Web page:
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    30 May 2006

    Neocons Jumping off of the Bush Foreign Policy Titanic

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    In February of this year I mentioned this piece that appeared in NYT Magazine by ex-neocon Francis Fukuyama. Money quote:
    Neoconservatism, whatever its complex roots, has become indelibly associated with concepts like coercive regime change, unilateralism and American hegemony. What is needed now are new ideas, neither neoconservative nor realist, for how America is to relate to the rest of the world - ideas that retain the neoconservative belief in the universality of human rights, but without its illusions about the efficacy of American power and hegemony to bring these ends about.


    Basiclly he recognized that American Democracy with its post-9/11 nationalist sentiments as pushed by Republican conservative war mongers clashes heavily with other nationalisms when pushed from the outside at the barrel of a gun. This should have easily made the short list of concerns for foreign policy experts, or anyone with any clue about the bigger picture of geopolitical conflict. Of course the White House is a business oriented operation. We should have all expected this, I sure did. Unfortunately, the White House did not.

    Now Dr. Fukuyama is joined by his so-called expert friends at the American Enterprise Institute in this short position essay at their website written by Michael Rubin, Danielle Pletka. In it they are a little critical of how the White House used their doctrine. In a nut shell, the Bush Administration brought too much domestic political considerations into the grand foreign policy chess match, and the didn't "stay the course" as it was intended. Not in Iraq but in the grand plan so many of you were led to believe existed and would be implemented to move the Middle East in an alternative direction.
    In Egypt, where only last year Rice made herself a heroine to reformers by demanding competitive elections, the government has accelerated repression. It has imprisoned Ayman Nour, the leading opposition leader, on spurious charges. Where once the Bush administration threatened to withhold aid and won the release of a prominent democracy advocate, it is now silent. In early May, Egyptian police rounded up hundreds of demonstrators rallying in support of two judges who said that parliamentary elections were rigged. Yet Washington does not seek to reduce Egypt's $1.8 billion in annual aid. Instead, this month it hosted President Hosni Mubarak's son (and anointed successor).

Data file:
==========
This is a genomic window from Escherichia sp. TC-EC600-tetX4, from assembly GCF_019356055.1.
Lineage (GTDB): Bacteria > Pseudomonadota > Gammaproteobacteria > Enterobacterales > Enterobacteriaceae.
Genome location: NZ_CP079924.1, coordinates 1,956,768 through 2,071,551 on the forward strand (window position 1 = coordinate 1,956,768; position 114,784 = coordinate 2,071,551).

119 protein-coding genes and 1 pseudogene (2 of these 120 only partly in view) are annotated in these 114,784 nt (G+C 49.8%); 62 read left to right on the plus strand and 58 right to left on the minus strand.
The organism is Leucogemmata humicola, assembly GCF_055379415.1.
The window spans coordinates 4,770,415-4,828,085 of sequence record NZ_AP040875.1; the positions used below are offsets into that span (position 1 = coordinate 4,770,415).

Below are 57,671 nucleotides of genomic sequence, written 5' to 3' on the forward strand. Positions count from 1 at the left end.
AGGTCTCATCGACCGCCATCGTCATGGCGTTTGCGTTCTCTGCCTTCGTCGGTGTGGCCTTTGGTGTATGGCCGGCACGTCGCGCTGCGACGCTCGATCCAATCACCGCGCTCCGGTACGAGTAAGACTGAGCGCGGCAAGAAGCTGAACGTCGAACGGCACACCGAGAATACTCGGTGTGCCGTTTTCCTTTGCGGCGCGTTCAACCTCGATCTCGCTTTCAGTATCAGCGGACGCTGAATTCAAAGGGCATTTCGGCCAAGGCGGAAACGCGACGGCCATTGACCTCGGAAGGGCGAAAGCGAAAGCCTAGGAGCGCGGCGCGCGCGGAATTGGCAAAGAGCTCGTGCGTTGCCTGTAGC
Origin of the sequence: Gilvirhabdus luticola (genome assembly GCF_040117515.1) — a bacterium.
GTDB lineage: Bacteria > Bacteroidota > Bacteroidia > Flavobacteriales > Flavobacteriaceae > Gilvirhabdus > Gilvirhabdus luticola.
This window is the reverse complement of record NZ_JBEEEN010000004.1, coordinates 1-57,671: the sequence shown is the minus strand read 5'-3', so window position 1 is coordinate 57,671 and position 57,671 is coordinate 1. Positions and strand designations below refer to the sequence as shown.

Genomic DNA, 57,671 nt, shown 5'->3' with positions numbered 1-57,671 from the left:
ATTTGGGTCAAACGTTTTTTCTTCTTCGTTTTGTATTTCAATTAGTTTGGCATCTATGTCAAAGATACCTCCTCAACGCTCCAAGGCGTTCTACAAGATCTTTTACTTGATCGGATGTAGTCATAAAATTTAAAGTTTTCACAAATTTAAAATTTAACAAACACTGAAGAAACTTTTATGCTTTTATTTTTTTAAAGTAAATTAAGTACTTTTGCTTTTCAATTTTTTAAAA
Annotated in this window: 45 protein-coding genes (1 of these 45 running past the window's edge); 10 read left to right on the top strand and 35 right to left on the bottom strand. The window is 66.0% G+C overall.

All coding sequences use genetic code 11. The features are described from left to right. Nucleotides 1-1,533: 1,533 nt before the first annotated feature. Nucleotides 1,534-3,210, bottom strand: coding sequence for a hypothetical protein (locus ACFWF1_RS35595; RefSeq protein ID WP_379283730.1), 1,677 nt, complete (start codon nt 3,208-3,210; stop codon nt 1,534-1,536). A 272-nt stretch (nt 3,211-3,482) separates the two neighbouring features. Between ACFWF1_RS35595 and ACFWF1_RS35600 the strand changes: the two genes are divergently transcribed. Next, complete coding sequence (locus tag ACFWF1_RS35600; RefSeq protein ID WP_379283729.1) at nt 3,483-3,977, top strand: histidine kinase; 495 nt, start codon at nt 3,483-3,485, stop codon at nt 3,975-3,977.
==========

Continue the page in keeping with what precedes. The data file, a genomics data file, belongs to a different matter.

Pressure for changes also has lessened in Syria and Lebanon. In March 2005, in the wake of the assassination of former Prime Minister Rafik Hariri, the Lebanese people rose up to demand democracy and reform. The Bush administration cheered, but it soon lost interest. A July visit to Beirut by Rice, replete with the "obligatory" meeting with the puppet president installed by Syria, sowed doubt about the U.S. commitment to Lebanese independence. Washington's blunders have ensured that a Syrian stooge will likely govern Lebanon for another year.

    The same devotion to form over substance has been apparent in our China policy. Before his 2005 visit, Bush asked for the release of several political prisoners, including a New York Times researcher, Zhao Yan. The Chinese government ignored the request. The same polite query went to Beijing before President Hu Jintao's April visit to Washington. This time, Zhao was released, only to be indicted again once Hu's world tour was complete. Signs of White House displeasure? Not one.

    Is it possible that the administration is questioning the wisdom of promoting democracy as a long-term solution to U.S. national security woes? "Realists" suggest that the president has finally woken up and smelled the coffee. They say democracy gave us an Islamist government in Iraq and Hamas in Palestine. It could give us the Muslim Brotherhood in Egypt. Heaven knows what it would spawn in China or Libya. Better the devil you know.

    But there is no sign the White House has done any strategic rethinking. The president continues to believe his own preaching, but his administration has become incapable of making the hard choices those beliefs require. Instead, it has been quick to embrace the showy, if transitory, political advantages that come from welcoming Kadafi into the family of nations and China's president on a tour of Boeing.

    The many foreign dissidents and reformers who took Bush at his word are the first to pay the price for Washington's lack of backbone. They were told that if they took risks for freedom, the U.S. would stand with them. Letting them down will make it all the more difficult to find democratic allies. Brave individuals are the real building blocks for transitions to democracy. Without them, as we have learned in Iraq, there are few alternatives to the tyranny that threatens us all
    .

    Posted by Geoff

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